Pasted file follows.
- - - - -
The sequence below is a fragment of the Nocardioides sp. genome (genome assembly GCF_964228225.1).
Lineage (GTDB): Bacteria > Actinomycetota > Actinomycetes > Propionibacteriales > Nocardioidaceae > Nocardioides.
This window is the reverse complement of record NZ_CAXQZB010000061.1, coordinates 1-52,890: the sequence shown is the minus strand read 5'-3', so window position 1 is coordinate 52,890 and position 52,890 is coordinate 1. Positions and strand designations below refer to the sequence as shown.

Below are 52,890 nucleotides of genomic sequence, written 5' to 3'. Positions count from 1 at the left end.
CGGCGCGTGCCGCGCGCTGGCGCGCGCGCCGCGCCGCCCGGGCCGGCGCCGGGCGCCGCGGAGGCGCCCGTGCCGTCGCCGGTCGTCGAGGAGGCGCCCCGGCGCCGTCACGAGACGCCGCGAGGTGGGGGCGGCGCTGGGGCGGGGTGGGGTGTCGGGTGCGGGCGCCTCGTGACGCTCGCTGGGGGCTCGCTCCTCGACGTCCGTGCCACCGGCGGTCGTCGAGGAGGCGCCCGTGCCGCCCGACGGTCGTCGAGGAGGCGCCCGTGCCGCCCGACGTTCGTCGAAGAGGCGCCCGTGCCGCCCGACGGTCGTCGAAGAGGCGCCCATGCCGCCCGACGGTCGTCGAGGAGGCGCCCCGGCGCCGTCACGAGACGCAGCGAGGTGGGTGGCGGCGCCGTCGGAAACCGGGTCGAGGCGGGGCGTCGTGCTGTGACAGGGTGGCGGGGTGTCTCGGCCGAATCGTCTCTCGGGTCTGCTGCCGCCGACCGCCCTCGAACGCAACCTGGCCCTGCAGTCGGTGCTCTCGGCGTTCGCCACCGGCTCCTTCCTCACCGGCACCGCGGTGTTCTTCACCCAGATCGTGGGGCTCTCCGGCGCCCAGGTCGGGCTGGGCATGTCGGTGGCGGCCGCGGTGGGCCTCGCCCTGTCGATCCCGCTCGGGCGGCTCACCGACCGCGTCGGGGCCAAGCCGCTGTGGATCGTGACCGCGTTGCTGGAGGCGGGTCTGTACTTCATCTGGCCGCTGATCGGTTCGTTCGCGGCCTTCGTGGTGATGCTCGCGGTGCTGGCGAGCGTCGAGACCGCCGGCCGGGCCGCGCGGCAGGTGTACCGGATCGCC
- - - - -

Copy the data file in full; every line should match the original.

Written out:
The sequence below is a fragment of the Nocardioides sp. genome (genome assembly GCF_964228225.1).
Lineage (GTDB): Bacteria > Actinomycetota > Actinomycetes > Propionibacteriales > Nocardioidaceae > Nocardioides.
This window is the reverse complement of record NZ_CAXQZB010000061.1, coordinates 1-52,890: the sequence shown is the minus strand read 5'-3', so window position 1 is coordinate 52,890 and position 52,890 is coordinate 1. Positions and strand designations below refer to the sequence as shown.

Below are 52,890 nucleotides of genomic sequence, written 5' to 3'. Positions count from 1 at the left end.
CGGCGCGTGCCGCGCGCTGGCGCGCGCGCCGCGCCGCCCGGGCCGGCGCCGGGCGCCGCGGAGGCGCCCGTGCCGTCGCCGGTCGTCGAGGAGGCGCCCCGGCGCCGTCACGAGACGCCGCGAGGTGGGGGCGGCGCTGGGGCGGGGTGGGGTGTCGGGTGCGGGCGCCTCGTGACGCTCGCTGGGGGCTCGCTCCTCGACGTCCGTGCCACCGGCGGTCGTCGAGGAGGCGCCCGTGCCGCCCGACGGTCGTCGAGGAGGCGCCCGTGCCGCCCGACGTTCGTCGAAGAGGCGCCCGTGCCGCCCGACGGTCGTCGAAGAGGCGCCCATGCCGCCCGACGGTCGTCGAGGAGGCGCCCCGGCGCCGTCACGAGACGCAGCGAGGTGGGTGGCGGCGCCGTCGGAAACCGGGTCGAGGCGGGGCGTCGTGCTGTGACAGGGTGGCGGGGTGTCTCGGCCGAATCGTCTCTCGGGTCTGCTGCCGCCGACCGCCCTCGAACGCAACCTGGCCCTGCAGTCGGTGCTCTCGGCGTTCGCCACCGGCTCCTTCCTCACCGGCACCGCGGTGTTCTTCACCCAGATCGTGGGGCTCTCCGGCGCCCAGGTCGGGCTGGGCATGTCGGTGGCGGCCGCGGTGGGCCTCGCCCTGTCGATCCCGCTCGGGCGGCTCACCGACCGCGTCGGGGCCAAGCCGCTGTGGATCGTGACCGCGTTGCTGGAGGCGGGTCTGTACTTCATCTGGCCGCTGATCGGTTCGTTCGCGGCCTTCGTGGTGATGCTCGCGGTGCTGGCGAGCGTCGAGACCGCCGGCCGGGCCGCGCGGCAGGTGTACCGGATCGCC